Spencer’s Book

Spencer showed me a book he got, and I was so intrigued. As I started to read it (not really, because you cannot read it; it is a book with gorgeous pictures and doodles that are aligned perfectly), I was trying to break the encryption for the first five pages, until I realized that it was not encrypted. It was just imagined.

And the pictures inspired me. I went through the book page by page and was transported back to my childhood, when I was sick with chicken pox at the age of six. My beloved grandmother wanted to do something special for me, and went out and bought the entire set of an encyclopedia, all brilliant color pictures and all.

In my bed, I read all 12 volumes of them and was in awe of the wonders of nature, the animals, the plants, the humans, and everything about this world we live in. This feeling was dug up from somewhere very deep in my mind while looking at this book.

We are inspired so little nowadays. But when I first saw Spencer’s design of LETTERSWIRL and heard the sound he designed for it, they also inspired me. Those sounds still take me somewhere long ago where I am standing in a sunny field, and feeling a warm breeze through my hair. I must have been very young, I would imagine.

…..Of course, the title “Codex” sounds like a plural for codec, which I have to download to my users’ computers all the time, and I liked it immediately.

“How are word games good for our brains? Such activities keep us intellectually engaged by getting us to ‘stretch’ our thinking. Unlike timed activities, which offer us a different kind of challenge, word games (and puzzles, board games, and the like) grab our attention, get us to make new connections, and give us the chance to think outside of our mind's box.” - Cynthia R. Green, Ph.D., Psychology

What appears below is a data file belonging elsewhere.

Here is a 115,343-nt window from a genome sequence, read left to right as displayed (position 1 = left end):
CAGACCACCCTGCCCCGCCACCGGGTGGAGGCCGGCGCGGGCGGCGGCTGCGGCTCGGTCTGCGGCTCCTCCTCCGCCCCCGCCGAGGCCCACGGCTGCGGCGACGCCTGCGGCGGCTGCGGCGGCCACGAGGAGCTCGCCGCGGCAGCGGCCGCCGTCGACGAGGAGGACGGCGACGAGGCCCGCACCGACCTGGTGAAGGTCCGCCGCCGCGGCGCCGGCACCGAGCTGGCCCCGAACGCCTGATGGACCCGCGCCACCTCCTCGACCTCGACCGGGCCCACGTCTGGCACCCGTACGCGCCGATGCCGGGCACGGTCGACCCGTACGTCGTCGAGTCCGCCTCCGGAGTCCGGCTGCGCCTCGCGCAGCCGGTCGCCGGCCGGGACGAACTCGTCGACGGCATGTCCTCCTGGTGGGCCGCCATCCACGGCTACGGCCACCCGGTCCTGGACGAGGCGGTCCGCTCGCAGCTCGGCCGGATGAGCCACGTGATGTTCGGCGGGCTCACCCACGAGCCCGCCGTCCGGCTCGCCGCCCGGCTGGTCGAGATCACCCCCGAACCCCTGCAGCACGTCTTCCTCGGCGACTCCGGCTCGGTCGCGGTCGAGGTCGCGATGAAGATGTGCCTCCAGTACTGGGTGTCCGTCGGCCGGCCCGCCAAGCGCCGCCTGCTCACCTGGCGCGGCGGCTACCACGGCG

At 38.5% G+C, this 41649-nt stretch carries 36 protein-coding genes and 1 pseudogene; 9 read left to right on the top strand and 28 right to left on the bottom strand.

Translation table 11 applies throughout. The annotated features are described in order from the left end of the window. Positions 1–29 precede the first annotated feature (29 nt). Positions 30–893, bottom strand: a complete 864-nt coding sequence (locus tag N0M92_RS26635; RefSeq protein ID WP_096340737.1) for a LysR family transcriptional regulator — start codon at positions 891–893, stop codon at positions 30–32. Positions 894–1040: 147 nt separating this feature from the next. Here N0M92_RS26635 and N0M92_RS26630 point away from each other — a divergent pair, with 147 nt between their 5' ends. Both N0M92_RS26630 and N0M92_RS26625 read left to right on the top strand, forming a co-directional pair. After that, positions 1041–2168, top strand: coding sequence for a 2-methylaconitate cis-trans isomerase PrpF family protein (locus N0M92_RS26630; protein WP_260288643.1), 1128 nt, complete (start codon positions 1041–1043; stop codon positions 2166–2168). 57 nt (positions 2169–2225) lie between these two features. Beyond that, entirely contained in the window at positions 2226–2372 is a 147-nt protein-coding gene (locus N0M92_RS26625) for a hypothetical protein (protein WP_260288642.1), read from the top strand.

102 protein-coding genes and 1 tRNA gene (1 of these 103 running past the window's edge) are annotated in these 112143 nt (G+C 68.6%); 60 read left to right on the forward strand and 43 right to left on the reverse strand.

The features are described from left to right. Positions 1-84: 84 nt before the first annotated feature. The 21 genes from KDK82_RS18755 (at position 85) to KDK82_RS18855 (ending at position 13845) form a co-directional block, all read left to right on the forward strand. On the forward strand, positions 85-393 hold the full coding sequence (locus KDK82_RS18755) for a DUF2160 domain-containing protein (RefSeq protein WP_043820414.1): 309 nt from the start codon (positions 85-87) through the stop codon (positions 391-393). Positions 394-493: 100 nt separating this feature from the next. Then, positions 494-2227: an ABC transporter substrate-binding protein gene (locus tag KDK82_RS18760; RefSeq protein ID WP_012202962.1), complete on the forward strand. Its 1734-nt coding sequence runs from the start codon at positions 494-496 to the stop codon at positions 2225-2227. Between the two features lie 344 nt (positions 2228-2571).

http://www.sharecare.com/health/functions-of-memory

“The Alzheimer's Association says that ‘higher levels of education appear to be somewhat protective against Alzheimer's, possibly because brain cells and their connections are stronger.’ It also suggests that Alzheimer's patients take advantage of this information by getting mental stimulation working word puzzles of various types. Word puzzles such as scrambles can help keep the brain active and alert.”

http://www.ehow.com

We all know that word games help to stimulate our brains, but how do we keep playing day after day, so that we keep our brains well-maintained, especially without getting bored?

You need a very engaging game like LETTERSWIRL so that you purely enjoy the game, without thinking about these benefits!

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